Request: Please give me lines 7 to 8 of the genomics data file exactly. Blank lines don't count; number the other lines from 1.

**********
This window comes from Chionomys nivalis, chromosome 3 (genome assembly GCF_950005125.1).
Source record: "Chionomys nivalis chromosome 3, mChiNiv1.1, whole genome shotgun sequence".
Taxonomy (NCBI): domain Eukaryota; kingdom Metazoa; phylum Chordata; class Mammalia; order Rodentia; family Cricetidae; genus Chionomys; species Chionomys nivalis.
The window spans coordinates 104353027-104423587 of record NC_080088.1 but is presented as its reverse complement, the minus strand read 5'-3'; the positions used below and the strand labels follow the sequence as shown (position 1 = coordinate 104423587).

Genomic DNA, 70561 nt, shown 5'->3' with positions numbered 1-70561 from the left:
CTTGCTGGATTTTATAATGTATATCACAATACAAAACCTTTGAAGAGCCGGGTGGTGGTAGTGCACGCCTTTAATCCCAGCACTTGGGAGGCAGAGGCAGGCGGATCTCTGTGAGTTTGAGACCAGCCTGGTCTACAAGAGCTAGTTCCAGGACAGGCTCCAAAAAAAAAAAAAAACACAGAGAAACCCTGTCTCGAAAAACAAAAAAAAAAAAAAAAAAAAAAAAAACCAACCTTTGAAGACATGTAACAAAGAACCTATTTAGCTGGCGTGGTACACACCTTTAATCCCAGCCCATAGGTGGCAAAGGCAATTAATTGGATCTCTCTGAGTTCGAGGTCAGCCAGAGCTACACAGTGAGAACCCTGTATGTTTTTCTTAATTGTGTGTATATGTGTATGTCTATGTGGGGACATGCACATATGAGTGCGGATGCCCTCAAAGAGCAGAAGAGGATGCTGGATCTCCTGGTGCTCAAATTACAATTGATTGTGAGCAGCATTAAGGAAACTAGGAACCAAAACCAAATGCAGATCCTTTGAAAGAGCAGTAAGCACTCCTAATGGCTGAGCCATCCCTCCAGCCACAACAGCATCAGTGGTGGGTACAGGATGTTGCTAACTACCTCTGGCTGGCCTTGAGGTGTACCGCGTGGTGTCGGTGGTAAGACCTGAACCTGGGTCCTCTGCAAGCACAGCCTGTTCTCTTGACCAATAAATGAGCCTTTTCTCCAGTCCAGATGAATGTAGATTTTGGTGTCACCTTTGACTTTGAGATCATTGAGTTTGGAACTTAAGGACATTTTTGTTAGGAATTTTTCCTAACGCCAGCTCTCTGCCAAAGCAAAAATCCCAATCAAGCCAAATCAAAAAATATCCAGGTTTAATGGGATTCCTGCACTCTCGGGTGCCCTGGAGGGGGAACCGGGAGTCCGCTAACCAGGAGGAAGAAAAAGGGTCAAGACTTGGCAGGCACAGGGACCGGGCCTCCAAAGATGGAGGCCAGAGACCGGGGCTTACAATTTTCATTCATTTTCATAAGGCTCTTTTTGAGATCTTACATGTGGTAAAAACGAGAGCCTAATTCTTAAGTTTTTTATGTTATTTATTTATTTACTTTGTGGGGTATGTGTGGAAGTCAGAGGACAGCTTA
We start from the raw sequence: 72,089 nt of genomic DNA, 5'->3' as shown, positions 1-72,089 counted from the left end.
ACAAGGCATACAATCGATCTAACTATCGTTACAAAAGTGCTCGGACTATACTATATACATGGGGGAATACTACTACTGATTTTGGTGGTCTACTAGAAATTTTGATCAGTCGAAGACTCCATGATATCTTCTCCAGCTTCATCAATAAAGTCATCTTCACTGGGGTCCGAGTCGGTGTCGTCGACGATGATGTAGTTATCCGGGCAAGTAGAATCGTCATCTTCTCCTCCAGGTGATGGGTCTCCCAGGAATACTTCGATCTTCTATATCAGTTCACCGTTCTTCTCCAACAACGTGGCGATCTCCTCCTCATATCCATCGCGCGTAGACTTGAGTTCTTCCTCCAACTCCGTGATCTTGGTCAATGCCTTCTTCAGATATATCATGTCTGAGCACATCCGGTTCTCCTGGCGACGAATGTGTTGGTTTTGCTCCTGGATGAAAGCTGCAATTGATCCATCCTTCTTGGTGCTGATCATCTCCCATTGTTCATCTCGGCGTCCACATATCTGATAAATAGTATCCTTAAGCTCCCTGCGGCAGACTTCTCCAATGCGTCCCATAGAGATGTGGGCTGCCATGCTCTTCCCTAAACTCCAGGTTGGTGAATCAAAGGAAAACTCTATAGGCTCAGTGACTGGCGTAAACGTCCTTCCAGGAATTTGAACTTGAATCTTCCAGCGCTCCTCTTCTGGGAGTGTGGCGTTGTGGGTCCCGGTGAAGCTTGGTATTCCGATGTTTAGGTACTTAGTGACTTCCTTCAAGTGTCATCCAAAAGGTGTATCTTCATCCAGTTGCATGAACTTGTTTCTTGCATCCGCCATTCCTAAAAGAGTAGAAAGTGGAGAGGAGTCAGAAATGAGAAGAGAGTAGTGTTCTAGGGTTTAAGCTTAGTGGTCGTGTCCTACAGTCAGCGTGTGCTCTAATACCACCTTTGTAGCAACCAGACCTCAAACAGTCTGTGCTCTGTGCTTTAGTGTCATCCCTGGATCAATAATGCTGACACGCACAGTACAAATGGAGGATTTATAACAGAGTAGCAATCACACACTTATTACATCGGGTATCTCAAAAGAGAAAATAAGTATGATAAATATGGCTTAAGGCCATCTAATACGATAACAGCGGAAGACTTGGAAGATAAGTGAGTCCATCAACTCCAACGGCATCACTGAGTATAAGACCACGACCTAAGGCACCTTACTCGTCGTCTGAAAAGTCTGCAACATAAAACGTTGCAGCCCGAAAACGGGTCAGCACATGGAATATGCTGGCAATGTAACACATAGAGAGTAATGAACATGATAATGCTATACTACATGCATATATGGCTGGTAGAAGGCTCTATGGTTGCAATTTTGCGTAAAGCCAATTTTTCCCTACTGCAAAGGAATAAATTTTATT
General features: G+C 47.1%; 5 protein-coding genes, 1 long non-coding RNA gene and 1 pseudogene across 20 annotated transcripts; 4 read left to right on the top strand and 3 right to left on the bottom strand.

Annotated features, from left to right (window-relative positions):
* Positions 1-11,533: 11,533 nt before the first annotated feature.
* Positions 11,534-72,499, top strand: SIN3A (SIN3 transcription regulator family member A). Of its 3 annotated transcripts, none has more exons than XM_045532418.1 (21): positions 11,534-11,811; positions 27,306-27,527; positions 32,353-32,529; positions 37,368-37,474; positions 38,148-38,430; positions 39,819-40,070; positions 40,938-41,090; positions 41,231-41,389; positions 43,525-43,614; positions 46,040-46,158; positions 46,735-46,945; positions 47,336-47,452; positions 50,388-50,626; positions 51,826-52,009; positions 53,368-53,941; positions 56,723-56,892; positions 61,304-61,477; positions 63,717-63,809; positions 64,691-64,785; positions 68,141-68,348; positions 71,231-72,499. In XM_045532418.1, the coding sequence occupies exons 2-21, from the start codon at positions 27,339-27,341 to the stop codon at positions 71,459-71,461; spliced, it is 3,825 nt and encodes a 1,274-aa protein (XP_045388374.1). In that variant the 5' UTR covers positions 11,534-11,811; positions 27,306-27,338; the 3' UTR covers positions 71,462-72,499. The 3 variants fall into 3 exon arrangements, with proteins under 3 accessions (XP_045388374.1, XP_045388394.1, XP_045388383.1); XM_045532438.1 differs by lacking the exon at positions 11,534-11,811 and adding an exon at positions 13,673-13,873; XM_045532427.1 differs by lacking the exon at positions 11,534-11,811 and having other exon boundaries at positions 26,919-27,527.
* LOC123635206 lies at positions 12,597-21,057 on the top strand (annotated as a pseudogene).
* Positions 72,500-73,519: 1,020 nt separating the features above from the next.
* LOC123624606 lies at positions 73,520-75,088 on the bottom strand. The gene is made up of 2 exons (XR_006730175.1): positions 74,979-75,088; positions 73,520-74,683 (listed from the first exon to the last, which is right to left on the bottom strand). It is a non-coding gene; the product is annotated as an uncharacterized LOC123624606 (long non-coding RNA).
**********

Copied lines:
We start from the raw sequence: 72,089 nt of genomic DNA, 5'->3' as shown, positions 1-72,089 counted from the left end.
ACAAGGCATACAATCGATCTAACTATCGTTACAAAAGTGCTCGGACTATACTATATACATGGGGGAATACTACTACTGATTTTGGTGGTCTACTAGAAATTTTGATCAGTCGAAGACTCCATGATATCTTCTCCAGCTTCATCAATAAAGTCATCTTCACTGGGGTCCGAGTCGGTGTCGTCGACGATGATGTAGTTATCCGGGCAAGTAGAATCGTCATCTTCTCCTCCAGGTGATGGGTCTCCCAGGAATACTTCGATCTTCTATATCAGTTCACCGTTCTTCTCCAACAACGTGGCGATCTCCTCCTCATATCCATCGCGCGTAGACTTGAGTTCTTCCTCCAACTCCGTGATCTTGGTCAATGCCTTCTTCAGATATATCATGTCTGAGCACATCCGGTTCTCCTGGCGACGAATGTGTTGGTTTTGCTCCTGGATGAAAGCTGCAATTGATCCATCCTTCTTGGTGCTGATCATCTCCCATTGTTCATCTCGGCGTCCACATATCTGATAAATAGTATCCTTAAGCTCCCTGCGGCAGACTTCTCCAATGCGTCCCATAGAGATGTGGGCTGCCATGCTCTTCCCTAAACTCCAGGTTGGTGAATCAAAGGAAAACTCTATAGGCTCAGTGACTGGCGTAAACGTCCTTCCAGGAATTTGAACTTGAATCTTCCAGCGCTCCTCTTCTGGGAGTGTGGCGTTGTGGGTCCCGGTGAAGCTTGGTATTCCGATGTTTAGGTACTTAGTGACTTCCTTCAAGTGTCATCCAAAAGGTGTATCTTCATCCAGTTGCATGAACTTGTTTCTTGCATCCGCCATTCCTAAAAGAGTAGAAAGTGGAGAGGAGTCAGAAATGAGAAGAGAGTAGTGTTCTAGGGTTTAAGCTTAGTGGTCGTGTCCTACAGTCAGCGTGTGCTCTAATACCACCTTTGTAGCAACCAGACCTCAAACAGTCTGTGCTCTGTGCTTTAGTGTCATCCCTGGATCAATAATGCTGACACGCACAGTACAAATGGAGGATTTATAACAGAGTAGCAATCACACACTTATTACATCGGGTATCTCAAAAGAGAAAATAAGTATGATAAATATGGCTTAAGGCCATCTAATACGATAACAGCGGAAGACTTGGAAGATAAGTGAGTCCATCAACTCCAACGGCATCACTGAGTATAAGACCACGACCTAAGGCACCTTACTCGTCGTCTGAAAAGTCTGCAACATAAAACGTTGCAGCCCGAAAACGGGTCAGCACATGGAATATGCTGGCAATGTAACACATAGAGAGTAATGAACATGATAATGCTATACTACATGCATATATGGCTGGTAGAAGGCTCTATGGTTGCAATTTTGCGTAAAGCCAATTTTTCCCTACTGCAAAGGAATAAATTTTATT